Scrawled on stationery with a letterhead from a title insurance company, the recipe describes in some detail how to prepare a stuffing for chicken or turkey. The formula is extensive in the number of ingredients (11, not including the 5 herbs and spices, or salt and pepper), and in their diversity (3 kinds of nuts and 3 animal proteins). It is unorthodox for an American stuffing in its use of a bread loaf soaked in water, wrung dry and shredded, and in its lack of added fat, broth, raw egg or any other binder.Read the full story at The New York Times.
It also bears the unmistakable balance of fussiness and flexibility that is the hallmark of an experienced and confident cook. Giblets are to be "liver-heart," and the beef is to be "browned (no oil)," yet certain other details are left flapping in the wind: the amount of spices is not specified, nor the amount of "parsarly." O.K., the instruction of "1 handful" of grated Parmesan is clear enough, but what to make of the first line -- "No garlic" -- of the recipe?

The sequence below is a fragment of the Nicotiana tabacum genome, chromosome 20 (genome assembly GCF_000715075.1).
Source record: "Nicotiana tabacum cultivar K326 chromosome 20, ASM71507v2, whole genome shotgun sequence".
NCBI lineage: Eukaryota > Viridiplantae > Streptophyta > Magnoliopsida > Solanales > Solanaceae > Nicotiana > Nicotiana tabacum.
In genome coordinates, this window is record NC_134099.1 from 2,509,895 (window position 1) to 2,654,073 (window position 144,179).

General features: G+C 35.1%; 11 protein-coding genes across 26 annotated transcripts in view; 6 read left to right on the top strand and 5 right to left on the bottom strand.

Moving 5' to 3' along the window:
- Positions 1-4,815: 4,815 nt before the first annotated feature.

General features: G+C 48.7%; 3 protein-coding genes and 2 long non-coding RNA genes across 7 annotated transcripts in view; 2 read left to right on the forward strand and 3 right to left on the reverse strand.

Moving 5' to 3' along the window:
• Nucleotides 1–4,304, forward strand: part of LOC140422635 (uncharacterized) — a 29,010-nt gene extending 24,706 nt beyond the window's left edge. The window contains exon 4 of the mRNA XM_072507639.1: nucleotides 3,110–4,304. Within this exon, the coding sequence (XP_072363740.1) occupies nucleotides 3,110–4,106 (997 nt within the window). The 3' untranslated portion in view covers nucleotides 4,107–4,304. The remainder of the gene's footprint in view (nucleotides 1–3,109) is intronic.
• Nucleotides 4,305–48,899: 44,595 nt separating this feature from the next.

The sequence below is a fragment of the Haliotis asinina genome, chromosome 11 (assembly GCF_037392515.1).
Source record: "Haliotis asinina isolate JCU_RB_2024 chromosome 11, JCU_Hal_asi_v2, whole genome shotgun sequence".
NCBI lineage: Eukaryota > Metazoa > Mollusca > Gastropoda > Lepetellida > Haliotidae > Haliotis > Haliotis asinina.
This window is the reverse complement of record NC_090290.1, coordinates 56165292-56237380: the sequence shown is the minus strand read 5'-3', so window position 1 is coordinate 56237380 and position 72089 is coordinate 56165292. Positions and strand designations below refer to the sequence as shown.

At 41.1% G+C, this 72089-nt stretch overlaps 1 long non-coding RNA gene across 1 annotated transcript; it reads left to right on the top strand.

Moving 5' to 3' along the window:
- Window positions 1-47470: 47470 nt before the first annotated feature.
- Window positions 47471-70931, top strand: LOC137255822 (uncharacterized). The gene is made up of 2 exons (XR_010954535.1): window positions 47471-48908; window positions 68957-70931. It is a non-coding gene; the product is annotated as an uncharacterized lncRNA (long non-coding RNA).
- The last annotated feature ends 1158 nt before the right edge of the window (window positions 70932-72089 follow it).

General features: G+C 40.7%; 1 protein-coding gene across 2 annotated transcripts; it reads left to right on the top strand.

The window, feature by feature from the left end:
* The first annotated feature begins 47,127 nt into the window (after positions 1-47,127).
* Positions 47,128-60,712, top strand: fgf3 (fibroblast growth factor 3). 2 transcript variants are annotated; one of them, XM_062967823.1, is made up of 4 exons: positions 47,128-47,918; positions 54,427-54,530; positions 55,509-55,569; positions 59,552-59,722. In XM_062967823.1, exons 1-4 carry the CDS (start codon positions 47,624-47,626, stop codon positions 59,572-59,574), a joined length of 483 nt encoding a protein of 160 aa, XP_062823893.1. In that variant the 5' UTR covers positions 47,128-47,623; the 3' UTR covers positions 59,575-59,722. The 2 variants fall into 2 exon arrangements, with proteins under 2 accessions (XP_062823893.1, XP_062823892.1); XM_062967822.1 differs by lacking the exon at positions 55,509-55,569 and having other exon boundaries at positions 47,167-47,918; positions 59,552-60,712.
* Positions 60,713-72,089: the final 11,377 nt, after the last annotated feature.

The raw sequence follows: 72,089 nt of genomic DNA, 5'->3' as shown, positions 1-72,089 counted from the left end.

For recipe-restoration geeks like us, this was a challenge we couldn't resist, especially as we head into high season for stuffing. Our goal was to fill in the blanks and produce a stuffing recipe that anyone could complete successfully. Of all the souvenirs of Marilyn's life available, this was the one we actually wanted.
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